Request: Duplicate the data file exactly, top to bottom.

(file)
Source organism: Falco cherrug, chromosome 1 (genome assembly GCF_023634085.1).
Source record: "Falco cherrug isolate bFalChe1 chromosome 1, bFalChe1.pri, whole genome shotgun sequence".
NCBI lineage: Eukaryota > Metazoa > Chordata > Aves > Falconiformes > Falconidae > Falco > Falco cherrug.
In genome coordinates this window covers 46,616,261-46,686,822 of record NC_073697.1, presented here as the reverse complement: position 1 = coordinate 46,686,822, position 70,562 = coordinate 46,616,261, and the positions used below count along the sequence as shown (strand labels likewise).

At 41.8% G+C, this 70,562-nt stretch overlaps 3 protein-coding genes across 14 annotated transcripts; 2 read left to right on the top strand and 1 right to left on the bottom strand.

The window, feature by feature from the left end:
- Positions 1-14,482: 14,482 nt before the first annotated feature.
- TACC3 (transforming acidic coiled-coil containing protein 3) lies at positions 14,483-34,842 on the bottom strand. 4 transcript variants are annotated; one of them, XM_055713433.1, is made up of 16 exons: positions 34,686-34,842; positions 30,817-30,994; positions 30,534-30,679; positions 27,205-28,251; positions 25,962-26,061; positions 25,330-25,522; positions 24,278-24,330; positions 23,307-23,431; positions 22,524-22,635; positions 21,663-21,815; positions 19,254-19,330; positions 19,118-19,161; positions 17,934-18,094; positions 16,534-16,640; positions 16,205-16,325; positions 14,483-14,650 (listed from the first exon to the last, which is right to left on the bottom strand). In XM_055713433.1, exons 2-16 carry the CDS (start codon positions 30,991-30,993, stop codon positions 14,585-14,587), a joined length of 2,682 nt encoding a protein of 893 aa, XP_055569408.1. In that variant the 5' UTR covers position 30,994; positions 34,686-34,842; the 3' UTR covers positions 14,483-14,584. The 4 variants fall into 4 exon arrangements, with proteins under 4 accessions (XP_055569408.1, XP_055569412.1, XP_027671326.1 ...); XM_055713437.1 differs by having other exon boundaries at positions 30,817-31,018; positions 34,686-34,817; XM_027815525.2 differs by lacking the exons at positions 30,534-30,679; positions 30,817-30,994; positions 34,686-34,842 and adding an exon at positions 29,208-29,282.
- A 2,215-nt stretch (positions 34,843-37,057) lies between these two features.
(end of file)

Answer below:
Source organism: Falco cherrug, chromosome 1 (genome assembly GCF_023634085.1).
Source record: "Falco cherrug isolate bFalChe1 chromosome 1, bFalChe1.pri, whole genome shotgun sequence".
NCBI lineage: Eukaryota > Metazoa > Chordata > Aves > Falconiformes > Falconidae > Falco > Falco cherrug.
In genome coordinates this window covers 46,616,261-46,686,822 of record NC_073697.1, presented here as the reverse complement: position 1 = coordinate 46,686,822, position 70,562 = coordinate 46,616,261, and the positions used below count along the sequence as shown (strand labels likewise).

At 41.8% G+C, this 70,562-nt stretch overlaps 3 protein-coding genes across 14 annotated transcripts; 2 read left to right on the top strand and 1 right to left on the bottom strand.

The window, feature by feature from the left end:
- Positions 1-14,482: 14,482 nt before the first annotated feature.
- TACC3 (transforming acidic coiled-coil containing protein 3) lies at positions 14,483-34,842 on the bottom strand. 4 transcript variants are annotated; one of them, XM_055713433.1, is made up of 16 exons: positions 34,686-34,842; positions 30,817-30,994; positions 30,534-30,679; positions 27,205-28,251; positions 25,962-26,061; positions 25,330-25,522; positions 24,278-24,330; positions 23,307-23,431; positions 22,524-22,635; positions 21,663-21,815; positions 19,254-19,330; positions 19,118-19,161; positions 17,934-18,094; positions 16,534-16,640; positions 16,205-16,325; positions 14,483-14,650 (listed from the first exon to the last, which is right to left on the bottom strand). In XM_055713433.1, exons 2-16 carry the CDS (start codon positions 30,991-30,993, stop codon positions 14,585-14,587), a joined length of 2,682 nt encoding a protein of 893 aa, XP_055569408.1. In that variant the 5' UTR covers position 30,994; positions 34,686-34,842; the 3' UTR covers positions 14,483-14,584. The 4 variants fall into 4 exon arrangements, with proteins under 4 accessions (XP_055569408.1, XP_055569412.1, XP_027671326.1 ...); XM_055713437.1 differs by having other exon boundaries at positions 30,817-31,018; positions 34,686-34,817; XM_027815525.2 differs by lacking the exons at positions 30,534-30,679; positions 30,817-30,994; positions 34,686-34,842 and adding an exon at positions 29,208-29,282.
- A 2,215-nt stretch (positions 34,843-37,057) lies between these two features.